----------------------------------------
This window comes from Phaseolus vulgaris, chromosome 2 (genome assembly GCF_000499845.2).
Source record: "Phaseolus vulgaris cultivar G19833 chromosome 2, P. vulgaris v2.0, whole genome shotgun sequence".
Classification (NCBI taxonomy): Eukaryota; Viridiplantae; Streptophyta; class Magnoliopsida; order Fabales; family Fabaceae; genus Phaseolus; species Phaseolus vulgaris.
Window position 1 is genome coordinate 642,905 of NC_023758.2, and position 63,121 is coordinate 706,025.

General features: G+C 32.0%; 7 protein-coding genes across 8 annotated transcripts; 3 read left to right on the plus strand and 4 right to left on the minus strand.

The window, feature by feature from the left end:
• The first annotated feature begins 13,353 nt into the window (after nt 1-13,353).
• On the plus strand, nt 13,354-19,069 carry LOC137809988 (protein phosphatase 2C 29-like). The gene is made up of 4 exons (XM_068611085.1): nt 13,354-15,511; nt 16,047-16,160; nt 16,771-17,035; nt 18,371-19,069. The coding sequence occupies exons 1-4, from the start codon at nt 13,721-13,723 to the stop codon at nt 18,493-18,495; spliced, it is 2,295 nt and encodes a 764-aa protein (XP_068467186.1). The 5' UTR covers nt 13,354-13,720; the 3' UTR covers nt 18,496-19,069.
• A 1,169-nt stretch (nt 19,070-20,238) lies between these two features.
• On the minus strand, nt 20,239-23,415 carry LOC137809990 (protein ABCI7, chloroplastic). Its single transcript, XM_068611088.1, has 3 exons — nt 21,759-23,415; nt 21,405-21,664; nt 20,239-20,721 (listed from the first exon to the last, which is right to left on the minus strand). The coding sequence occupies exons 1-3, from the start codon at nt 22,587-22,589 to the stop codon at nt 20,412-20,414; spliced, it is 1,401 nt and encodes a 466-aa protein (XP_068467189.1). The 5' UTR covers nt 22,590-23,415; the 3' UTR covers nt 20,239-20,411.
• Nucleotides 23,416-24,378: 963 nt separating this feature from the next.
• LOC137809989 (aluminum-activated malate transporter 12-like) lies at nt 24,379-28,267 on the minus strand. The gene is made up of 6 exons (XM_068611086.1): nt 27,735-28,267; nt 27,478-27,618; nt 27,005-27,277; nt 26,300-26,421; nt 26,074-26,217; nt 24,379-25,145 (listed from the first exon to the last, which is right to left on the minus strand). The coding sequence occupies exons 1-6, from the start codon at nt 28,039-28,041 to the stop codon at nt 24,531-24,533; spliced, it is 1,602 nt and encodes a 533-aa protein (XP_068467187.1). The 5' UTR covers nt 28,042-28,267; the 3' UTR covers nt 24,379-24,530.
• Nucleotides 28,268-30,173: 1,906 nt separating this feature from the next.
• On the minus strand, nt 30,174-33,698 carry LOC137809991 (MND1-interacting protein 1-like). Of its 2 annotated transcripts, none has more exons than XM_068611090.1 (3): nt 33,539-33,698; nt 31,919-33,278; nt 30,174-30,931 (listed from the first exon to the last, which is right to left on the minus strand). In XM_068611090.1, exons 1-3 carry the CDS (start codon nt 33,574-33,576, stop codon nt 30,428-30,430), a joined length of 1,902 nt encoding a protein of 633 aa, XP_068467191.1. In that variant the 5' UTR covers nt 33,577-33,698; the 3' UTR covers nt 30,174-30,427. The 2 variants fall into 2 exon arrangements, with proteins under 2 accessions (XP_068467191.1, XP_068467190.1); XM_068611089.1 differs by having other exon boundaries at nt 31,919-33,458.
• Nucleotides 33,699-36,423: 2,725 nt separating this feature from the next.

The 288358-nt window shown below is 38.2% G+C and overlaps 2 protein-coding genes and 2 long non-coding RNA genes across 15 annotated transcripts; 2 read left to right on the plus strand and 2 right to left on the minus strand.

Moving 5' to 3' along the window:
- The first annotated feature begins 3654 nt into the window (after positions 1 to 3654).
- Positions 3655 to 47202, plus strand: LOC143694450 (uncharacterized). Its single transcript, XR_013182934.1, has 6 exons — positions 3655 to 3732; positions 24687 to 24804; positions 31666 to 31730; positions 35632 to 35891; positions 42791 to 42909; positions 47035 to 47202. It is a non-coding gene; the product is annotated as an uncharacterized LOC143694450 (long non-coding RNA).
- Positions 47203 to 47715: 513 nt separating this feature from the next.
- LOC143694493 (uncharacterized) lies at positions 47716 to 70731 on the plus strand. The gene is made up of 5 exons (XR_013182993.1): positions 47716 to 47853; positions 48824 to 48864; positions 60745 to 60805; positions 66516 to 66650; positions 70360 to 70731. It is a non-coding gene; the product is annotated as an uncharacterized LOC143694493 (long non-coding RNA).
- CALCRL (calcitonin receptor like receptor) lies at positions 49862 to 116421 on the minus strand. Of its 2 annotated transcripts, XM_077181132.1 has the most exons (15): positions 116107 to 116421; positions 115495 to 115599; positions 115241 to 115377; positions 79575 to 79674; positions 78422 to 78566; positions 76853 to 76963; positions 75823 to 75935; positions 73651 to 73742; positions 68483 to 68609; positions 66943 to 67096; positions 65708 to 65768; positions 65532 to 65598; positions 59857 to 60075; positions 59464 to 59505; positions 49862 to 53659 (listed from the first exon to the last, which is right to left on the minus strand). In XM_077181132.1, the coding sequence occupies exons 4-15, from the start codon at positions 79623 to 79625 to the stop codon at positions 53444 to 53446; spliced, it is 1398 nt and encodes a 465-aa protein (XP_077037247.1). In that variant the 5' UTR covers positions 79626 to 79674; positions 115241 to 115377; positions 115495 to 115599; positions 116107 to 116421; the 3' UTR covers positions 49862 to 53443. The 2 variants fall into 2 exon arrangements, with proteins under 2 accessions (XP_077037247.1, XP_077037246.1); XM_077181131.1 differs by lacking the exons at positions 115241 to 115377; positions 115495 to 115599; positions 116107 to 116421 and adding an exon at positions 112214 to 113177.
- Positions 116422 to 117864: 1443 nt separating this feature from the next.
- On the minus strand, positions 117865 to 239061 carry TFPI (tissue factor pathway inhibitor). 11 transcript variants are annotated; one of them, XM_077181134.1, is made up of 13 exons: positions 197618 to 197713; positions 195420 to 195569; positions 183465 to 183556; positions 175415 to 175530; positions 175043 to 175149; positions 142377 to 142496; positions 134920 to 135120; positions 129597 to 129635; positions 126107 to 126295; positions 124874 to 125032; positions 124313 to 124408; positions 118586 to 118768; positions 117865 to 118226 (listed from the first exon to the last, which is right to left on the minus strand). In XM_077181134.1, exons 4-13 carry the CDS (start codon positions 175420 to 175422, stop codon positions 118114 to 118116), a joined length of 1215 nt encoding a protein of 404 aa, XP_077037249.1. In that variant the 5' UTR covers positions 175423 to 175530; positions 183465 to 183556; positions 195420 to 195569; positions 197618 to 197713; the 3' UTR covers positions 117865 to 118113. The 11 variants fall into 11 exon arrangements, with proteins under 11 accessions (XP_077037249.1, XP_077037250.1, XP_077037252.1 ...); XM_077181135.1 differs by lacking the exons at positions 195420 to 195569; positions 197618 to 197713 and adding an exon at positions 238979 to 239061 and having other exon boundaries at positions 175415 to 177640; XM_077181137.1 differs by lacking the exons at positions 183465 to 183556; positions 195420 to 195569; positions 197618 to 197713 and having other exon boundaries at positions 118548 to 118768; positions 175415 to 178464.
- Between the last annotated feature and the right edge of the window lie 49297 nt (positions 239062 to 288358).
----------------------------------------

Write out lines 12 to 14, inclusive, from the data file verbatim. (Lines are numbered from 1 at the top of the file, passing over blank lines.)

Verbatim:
• LOC137809989 (aluminum-activated malate transporter 12-like) lies at nt 24,379-28,267 on the minus strand. The gene is made up of 6 exons (XM_068611086.1): nt 27,735-28,267; nt 27,478-27,618; nt 27,005-27,277; nt 26,300-26,421; nt 26,074-26,217; nt 24,379-25,145 (listed from the first exon to the last, which is right to left on the minus strand). The coding sequence occupies exons 1-6, from the start codon at nt 28,039-28,041 to the stop codon at nt 24,531-24,533; spliced, it is 1,602 nt and encodes a 533-aa protein (XP_068467187.1). The 5' UTR covers nt 28,042-28,267; the 3' UTR covers nt 24,379-24,530.
• Nucleotides 28,268-30,173: 1,906 nt separating this feature from the next.
• On the minus strand, nt 30,174-33,698 carry LOC137809991 (MND1-interacting protein 1-like). Of its 2 annotated transcripts, none has more exons than XM_068611090.1 (3): nt 33,539-33,698; nt 31,919-33,278; nt 30,174-30,931 (listed from the first exon to the last, which is right to left on the minus strand). In XM_068611090.1, exons 1-3 carry the CDS (start codon nt 33,574-33,576, stop codon nt 30,428-30,430), a joined length of 1,902 nt encoding a protein of 633 aa, XP_068467191.1. In that variant the 5' UTR covers nt 33,577-33,698; the 3' UTR covers nt 30,174-30,427. The 2 variants fall into 2 exon arrangements, with proteins under 2 accessions (XP_068467191.1, XP_068467190.1); XM_068611089.1 differs by having other exon boundaries at nt 31,919-33,458.